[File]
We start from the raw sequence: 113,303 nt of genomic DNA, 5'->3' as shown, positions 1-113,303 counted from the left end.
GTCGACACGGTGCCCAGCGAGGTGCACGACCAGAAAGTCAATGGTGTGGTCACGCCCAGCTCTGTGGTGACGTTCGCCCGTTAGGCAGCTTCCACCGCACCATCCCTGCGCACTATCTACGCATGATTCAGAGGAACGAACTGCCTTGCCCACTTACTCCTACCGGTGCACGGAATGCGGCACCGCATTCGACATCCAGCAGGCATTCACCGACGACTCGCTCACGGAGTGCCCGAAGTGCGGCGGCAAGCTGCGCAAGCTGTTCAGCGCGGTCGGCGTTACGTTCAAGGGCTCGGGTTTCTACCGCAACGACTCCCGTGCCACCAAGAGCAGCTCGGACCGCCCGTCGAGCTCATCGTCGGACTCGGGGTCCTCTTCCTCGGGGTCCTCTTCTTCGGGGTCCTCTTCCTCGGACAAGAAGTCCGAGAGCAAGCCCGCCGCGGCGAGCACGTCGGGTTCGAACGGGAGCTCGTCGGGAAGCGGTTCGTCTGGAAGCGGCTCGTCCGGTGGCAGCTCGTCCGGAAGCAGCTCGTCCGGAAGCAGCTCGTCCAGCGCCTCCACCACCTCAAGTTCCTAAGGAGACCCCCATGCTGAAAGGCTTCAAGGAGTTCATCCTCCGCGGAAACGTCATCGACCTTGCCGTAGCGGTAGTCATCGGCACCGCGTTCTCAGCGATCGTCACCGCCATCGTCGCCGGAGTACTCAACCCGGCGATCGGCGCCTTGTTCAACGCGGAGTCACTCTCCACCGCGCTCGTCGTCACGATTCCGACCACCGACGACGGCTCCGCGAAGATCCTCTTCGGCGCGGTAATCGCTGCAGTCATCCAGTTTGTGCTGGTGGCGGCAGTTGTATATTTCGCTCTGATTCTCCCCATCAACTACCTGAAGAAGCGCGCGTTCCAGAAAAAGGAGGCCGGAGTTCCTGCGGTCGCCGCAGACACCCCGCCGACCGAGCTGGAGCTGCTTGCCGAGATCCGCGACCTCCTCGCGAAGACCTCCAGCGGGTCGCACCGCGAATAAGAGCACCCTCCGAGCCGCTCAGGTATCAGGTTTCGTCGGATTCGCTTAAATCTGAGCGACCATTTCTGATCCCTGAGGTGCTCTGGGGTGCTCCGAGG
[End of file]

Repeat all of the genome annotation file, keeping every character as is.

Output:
We start from the raw sequence: 113,303 nt of genomic DNA, 5'->3' as shown, positions 1-113,303 counted from the left end.
GTCGACACGGTGCCCAGCGAGGTGCACGACCAGAAAGTCAATGGTGTGGTCACGCCCAGCTCTGTGGTGACGTTCGCCCGTTAGGCAGCTTCCACCGCACCATCCCTGCGCACTATCTACGCATGATTCAGAGGAACGAACTGCCTTGCCCACTTACTCCTACCGGTGCACGGAATGCGGCACCGCATTCGACATCCAGCAGGCATTCACCGACGACTCGCTCACGGAGTGCCCGAAGTGCGGCGGCAAGCTGCGCAAGCTGTTCAGCGCGGTCGGCGTTACGTTCAAGGGCTCGGGTTTCTACCGCAACGACTCCCGTGCCACCAAGAGCAGCTCGGACCGCCCGTCGAGCTCATCGTCGGACTCGGGGTCCTCTTCCTCGGGGTCCTCTTCTTCGGGGTCCTCTTCCTCGGACAAGAAGTCCGAGAGCAAGCCCGCCGCGGCGAGCACGTCGGGTTCGAACGGGAGCTCGTCGGGAAGCGGTTCGTCTGGAAGCGGCTCGTCCGGTGGCAGCTCGTCCGGAAGCAGCTCGTCCGGAAGCAGCTCGTCCAGCGCCTCCACCACCTCAAGTTCCTAAGGAGACCCCCATGCTGAAAGGCTTCAAGGAGTTCATCCTCCGCGGAAACGTCATCGACCTTGCCGTAGCGGTAGTCATCGGCACCGCGTTCTCAGCGATCGTCACCGCCATCGTCGCCGGAGTACTCAACCCGGCGATCGGCGCCTTGTTCAACGCGGAGTCACTCTCCACCGCGCTCGTCGTCACGATTCCGACCACCGACGACGGCTCCGCGAAGATCCTCTTCGGCGCGGTAATCGCTGCAGTCATCCAGTTTGTGCTGGTGGCGGCAGTTGTATATTTCGCTCTGATTCTCCCCATCAACTACCTGAAGAAGCGCGCGTTCCAGAAAAAGGAGGCCGGAGTTCCTGCGGTCGCCGCAGACACCCCGCCGACCGAGCTGGAGCTGCTTGCCGAGATCCGCGACCTCCTCGCGAAGACCTCCAGCGGGTCGCACCGCGAATAAGAGCACCCTCCGAGCCGCTCAGGTATCAGGTTTCGTCGGATTCGCTTAAATCTGAGCGACCATTTCTGATCCCTGAGGTGCTCTGGGGTGCTCCGAGG